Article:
European Commissioner for Competition Margrethe Vestager has criticized Ireland over the length of time it is taking to recover unpaid Apple taxes. In an interview with CNBC, the Danish politician complained that the Government is "taking too long" on the issue but is hopeful that the €13 billion will be retrieved from the Cupertino tech giant "very soon."
Vestager also dismissed concerns that the European Commission's August 2016 ruling that Ireland had granted Apple illegal tax benefits would harm future investment in Europe.
"I haven’t seen any evidence of that,” she said.
European Commission has levied a €13 billion (about $14.5 billion) back tax demand against Apple. The Europe’s anti-trust and consumer investigation agency has claimed that Ireland, Luxembourg and the Netherlands have attracted investment and jobs by helping big companies avoid tax in other countries, including EU members. The commission suspects Ireland was too lenient in rulings it gave to Apple and which helped the company shield tens of billions of dollars in profit from taxation. At 12.5%, Ireland’s corporate tax rate beats the U.S. rate of 35%. However, participating companies don’t pay that 12.5% under the double Irish structure.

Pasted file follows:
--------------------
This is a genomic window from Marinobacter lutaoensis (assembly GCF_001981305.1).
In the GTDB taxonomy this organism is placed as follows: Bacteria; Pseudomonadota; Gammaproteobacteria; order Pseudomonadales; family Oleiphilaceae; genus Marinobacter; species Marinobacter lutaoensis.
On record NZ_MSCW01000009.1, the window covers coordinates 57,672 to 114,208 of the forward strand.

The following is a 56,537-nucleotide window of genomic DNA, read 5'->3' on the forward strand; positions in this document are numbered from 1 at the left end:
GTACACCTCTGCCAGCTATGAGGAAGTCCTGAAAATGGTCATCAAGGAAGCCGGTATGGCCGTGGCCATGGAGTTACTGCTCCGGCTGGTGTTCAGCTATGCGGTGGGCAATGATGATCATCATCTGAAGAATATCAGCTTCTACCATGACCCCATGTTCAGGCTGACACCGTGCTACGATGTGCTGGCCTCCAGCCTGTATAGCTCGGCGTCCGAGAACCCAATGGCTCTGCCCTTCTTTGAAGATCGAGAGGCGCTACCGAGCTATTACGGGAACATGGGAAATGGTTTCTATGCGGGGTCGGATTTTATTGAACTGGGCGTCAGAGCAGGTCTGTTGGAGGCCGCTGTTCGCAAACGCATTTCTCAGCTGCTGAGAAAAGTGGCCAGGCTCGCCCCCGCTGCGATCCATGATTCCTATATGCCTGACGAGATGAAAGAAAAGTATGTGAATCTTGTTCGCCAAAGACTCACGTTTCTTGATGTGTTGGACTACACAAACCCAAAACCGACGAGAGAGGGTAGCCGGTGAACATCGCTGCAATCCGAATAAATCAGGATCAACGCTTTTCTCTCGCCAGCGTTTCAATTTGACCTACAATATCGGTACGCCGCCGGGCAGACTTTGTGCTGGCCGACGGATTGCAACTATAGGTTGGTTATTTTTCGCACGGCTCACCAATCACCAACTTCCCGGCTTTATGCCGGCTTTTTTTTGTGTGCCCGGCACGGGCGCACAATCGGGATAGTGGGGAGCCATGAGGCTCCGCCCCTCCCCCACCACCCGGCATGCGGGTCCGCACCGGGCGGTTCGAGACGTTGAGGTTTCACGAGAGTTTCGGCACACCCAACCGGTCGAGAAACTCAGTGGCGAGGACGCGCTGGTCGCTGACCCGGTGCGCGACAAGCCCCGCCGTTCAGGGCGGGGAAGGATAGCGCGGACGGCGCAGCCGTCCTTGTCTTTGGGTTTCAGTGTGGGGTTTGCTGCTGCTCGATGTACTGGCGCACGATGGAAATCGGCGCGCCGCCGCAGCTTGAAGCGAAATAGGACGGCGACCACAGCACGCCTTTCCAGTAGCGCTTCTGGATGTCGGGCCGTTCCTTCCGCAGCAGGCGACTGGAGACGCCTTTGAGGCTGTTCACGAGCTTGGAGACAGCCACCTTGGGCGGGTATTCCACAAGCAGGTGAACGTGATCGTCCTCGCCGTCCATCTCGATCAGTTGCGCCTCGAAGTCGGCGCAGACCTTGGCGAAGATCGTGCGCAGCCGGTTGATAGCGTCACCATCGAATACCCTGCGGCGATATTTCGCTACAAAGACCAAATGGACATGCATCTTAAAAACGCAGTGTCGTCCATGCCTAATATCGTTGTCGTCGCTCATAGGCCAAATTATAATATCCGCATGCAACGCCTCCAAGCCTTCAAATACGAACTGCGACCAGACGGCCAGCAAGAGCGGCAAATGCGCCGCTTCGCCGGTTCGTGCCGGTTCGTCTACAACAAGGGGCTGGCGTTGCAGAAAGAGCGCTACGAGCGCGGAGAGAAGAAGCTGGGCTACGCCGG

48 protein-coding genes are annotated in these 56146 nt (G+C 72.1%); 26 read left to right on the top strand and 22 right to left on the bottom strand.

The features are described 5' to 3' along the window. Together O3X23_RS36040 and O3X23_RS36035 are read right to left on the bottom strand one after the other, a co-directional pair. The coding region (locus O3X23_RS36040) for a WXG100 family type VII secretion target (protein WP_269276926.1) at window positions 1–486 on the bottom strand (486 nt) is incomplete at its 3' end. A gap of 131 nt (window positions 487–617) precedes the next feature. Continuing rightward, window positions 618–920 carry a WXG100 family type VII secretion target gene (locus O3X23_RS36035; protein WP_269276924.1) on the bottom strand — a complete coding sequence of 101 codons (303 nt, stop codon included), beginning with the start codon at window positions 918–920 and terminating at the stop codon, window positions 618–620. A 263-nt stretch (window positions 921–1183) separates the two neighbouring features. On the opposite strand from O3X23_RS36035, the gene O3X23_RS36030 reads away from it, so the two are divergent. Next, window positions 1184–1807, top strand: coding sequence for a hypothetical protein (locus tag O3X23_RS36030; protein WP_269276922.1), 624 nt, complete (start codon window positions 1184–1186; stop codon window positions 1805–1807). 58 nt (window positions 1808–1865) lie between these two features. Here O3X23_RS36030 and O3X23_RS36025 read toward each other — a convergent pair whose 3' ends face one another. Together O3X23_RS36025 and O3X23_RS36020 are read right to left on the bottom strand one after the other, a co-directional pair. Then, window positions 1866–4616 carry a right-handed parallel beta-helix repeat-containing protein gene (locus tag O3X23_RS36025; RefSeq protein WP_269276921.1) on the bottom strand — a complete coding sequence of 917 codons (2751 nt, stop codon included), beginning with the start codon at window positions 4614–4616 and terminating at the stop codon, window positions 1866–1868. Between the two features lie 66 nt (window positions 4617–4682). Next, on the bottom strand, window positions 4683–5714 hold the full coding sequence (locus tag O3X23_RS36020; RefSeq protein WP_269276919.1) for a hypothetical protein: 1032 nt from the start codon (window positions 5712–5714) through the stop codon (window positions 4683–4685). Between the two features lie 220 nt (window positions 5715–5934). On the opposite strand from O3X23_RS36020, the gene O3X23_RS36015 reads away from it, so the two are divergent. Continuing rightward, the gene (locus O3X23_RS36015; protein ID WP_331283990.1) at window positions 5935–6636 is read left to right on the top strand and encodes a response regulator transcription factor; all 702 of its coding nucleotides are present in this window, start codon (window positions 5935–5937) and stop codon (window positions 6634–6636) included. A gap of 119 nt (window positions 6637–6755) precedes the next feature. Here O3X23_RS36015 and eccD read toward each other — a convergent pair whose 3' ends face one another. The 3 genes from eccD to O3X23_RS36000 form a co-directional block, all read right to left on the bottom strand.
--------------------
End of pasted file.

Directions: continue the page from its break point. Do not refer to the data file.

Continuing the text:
CEO Tim Cook has branded the European Commission ruling “total political crap.” Apple’s CEO also suggested the "retroactive" tax bill was an attempt by the EU to grab taxes owed to the U.S. treasury and harmonize tax rates across the 28-nation bloc.